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OECD – Hungary Should Cut Spending To Make Sure Debt Declines | ASHARQ AL-AWSAT English Archive 2005 -2017
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Hungarian President Janos Ader (R) and the Organisation for Economic Co-operation and Development (OECD) General Secretary Angel Gurria (L) talk during their meeting at the presidential Alexander Palace in Budapest, Hungary, 06 May 2016. H

BUDAPEST- The Organization for Economic Co-operation and Development stressed in its statement on Friday on the importance of Hungary to cut down its budget deficit below the current levels, as well as to reduce public spending to shrink its public depts.

OECD’s report marks the expectation of the economic growth to slow this year to 2.5 percent from 2.9 last year, as the European Union makes less funding available for public investment. On the other hand, gross domestic product is predicted to increase around 3 percent next year.

The report also highlighted the improvement of Hungary’s current account and international investment position.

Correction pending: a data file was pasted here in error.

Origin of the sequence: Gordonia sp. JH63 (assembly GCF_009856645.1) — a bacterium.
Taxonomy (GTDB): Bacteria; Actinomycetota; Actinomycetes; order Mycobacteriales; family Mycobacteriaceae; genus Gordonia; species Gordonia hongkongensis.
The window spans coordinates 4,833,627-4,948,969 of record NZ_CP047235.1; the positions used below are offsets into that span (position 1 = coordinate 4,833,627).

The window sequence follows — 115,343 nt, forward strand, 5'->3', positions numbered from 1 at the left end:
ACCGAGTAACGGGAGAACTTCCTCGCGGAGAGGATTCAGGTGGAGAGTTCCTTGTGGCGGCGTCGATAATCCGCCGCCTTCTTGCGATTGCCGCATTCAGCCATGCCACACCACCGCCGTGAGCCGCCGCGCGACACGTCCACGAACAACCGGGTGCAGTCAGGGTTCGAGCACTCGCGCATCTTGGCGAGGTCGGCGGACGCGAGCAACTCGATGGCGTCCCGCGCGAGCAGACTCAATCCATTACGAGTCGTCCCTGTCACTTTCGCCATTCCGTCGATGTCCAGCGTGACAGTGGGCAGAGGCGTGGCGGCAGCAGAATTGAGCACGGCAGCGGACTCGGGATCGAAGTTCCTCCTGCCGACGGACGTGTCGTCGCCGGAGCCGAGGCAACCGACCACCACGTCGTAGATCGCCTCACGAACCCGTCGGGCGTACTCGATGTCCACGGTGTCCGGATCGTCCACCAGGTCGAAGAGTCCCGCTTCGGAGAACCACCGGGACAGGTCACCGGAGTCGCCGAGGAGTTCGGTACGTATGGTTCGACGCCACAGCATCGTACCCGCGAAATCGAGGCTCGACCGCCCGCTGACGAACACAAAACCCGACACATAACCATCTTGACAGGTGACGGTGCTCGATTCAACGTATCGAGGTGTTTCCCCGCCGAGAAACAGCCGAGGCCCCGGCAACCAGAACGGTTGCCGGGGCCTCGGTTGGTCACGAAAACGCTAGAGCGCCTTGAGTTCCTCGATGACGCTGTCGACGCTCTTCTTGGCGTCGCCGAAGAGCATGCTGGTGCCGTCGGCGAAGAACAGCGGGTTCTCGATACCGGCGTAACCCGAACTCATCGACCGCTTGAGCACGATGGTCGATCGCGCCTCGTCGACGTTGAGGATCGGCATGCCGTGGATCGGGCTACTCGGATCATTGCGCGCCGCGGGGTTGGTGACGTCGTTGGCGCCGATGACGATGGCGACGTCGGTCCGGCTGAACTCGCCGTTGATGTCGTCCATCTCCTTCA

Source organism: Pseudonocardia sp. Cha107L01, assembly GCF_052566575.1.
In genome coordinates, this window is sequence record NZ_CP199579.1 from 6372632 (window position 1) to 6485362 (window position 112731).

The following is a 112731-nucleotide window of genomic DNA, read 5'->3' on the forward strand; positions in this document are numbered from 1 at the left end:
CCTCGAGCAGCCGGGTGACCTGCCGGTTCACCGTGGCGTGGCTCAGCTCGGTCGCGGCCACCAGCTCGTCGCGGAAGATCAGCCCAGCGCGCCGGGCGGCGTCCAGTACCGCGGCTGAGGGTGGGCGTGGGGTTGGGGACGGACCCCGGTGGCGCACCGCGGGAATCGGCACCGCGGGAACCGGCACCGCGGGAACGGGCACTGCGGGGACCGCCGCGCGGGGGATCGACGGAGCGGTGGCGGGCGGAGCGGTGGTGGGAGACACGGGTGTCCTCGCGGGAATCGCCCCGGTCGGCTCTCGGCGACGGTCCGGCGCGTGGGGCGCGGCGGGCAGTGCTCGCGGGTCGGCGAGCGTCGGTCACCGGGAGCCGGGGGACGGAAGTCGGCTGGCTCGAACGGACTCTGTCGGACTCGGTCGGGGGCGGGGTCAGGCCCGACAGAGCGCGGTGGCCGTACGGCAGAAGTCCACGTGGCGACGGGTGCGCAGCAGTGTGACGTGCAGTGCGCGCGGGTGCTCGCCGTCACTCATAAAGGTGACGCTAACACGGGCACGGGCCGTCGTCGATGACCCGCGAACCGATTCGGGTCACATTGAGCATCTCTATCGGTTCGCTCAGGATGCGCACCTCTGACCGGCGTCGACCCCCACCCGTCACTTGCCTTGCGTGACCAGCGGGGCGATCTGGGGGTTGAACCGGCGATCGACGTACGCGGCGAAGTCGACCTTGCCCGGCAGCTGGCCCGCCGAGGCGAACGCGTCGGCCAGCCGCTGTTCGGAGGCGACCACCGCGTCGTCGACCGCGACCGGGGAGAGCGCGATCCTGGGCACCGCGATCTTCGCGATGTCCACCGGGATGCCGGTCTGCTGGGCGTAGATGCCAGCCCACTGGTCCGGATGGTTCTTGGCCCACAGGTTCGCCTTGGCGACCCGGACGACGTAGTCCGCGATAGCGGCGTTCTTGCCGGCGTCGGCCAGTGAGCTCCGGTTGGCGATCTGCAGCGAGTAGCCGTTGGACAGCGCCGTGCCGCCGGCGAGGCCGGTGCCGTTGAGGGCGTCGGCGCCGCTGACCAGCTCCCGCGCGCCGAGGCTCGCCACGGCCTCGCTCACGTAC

According to the OECD, the shortfall will come in at 1.9% this year however to rise upto 2.5% next year, before the 2018 parliamentary elections.

OECD welcomed the government’s commitment to progressively reduce the debt-GDP ratio and added that Hungary had made duller progress in reducing non-performing loans in the country’s banks. The latter added “Particular concerns in these areas are the high level of non-performing loans, which rose sharply in the wake of the global crisis, and low productivity.”

Banks have improved their capital adequacy ratio to more than 20 percent and the loan-to-deposit ratio has dropped. But the ratio of non-performing loans still represents “a significant risk to the financial system,” the OECD said.

Household non-performing loans stood at 18.4 percent, according to an August 2015 central bank report. The OECD also warned that Hungary’s productivity growth has decelerated. Faster growth requires more investment in business and better-trained workers, it said.

Foreign direct investment is concentrated in a few sectors, especially in building cars, the OECD said. To increase investment, Hungary needs to improve policy stability the report said.

It also said the underdeveloped Hungarian capital market did not provide financing to complement bank lending. The National Bank of Hungary bought a majority stake in the Budapest stock exchange last year. Since the central bank is also the financial market regulator, the OECD said, the purchase might “raise a perception of a conflict of interest.

“Thus, the ownership of the stock exchange should be temporary and the stock exchange should return to private ownership over the medium term,” it said.